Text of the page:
Officers developed probable cause the defendant had marijuana in his home. While some of the officers sought a search warrant with this information, others prevented the defendant from entering his home unless accompanied by a law enforcement officer. This prohibition lasted for approximately two hours. Once a warrant was secured, the officers entered the home and found drug paraphernalia and marijuana
Whether the officers’ denial of the defendant access to his home without the accompaniment of an officer was an unreasonable seizure of the dwelling?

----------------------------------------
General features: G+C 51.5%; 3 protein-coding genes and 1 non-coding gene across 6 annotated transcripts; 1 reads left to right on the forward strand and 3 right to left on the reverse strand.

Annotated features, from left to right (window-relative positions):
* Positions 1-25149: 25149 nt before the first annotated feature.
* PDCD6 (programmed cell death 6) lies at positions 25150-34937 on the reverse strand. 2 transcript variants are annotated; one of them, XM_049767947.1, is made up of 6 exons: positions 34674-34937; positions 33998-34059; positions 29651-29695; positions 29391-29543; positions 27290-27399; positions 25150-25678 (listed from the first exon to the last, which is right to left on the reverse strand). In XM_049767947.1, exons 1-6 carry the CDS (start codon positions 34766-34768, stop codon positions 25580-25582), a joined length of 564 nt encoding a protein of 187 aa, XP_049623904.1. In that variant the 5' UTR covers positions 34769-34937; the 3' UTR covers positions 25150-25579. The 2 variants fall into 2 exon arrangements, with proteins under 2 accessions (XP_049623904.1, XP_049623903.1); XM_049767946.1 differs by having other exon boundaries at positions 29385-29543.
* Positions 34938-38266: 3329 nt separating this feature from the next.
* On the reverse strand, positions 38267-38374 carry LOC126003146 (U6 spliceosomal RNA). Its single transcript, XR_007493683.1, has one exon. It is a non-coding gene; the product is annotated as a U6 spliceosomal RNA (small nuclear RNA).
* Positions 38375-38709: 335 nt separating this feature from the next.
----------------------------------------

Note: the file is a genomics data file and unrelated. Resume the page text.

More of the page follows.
No. The brief seizure, given the circumstances, was reasonable under the Fourth Amendment.
The Court found that the warrantless seizure was reasonable since it involved exigent circumstances. The restraint employed by the officers was adapted to the circumstances, avoiding significant intrusion into the home itself. The Court balanced the privacy-related and law enforcement-related concerns. The officers had probable cause to believe the defendant’s home contained evidence, and had valid reason to fear that, unless restrained, the defendant would destroy it before other officers could return with a warrant. The officers made reasonable efforts to reconcile their needs with the demands of personal privacy, and imposed the restraint for a limited period, two hours. Given the nature of the intrusion and the law enforcement interest at stake, the brief seizure of the premises was permissible.
531 U.S. 326, 121 S. Ct. 946 (2001)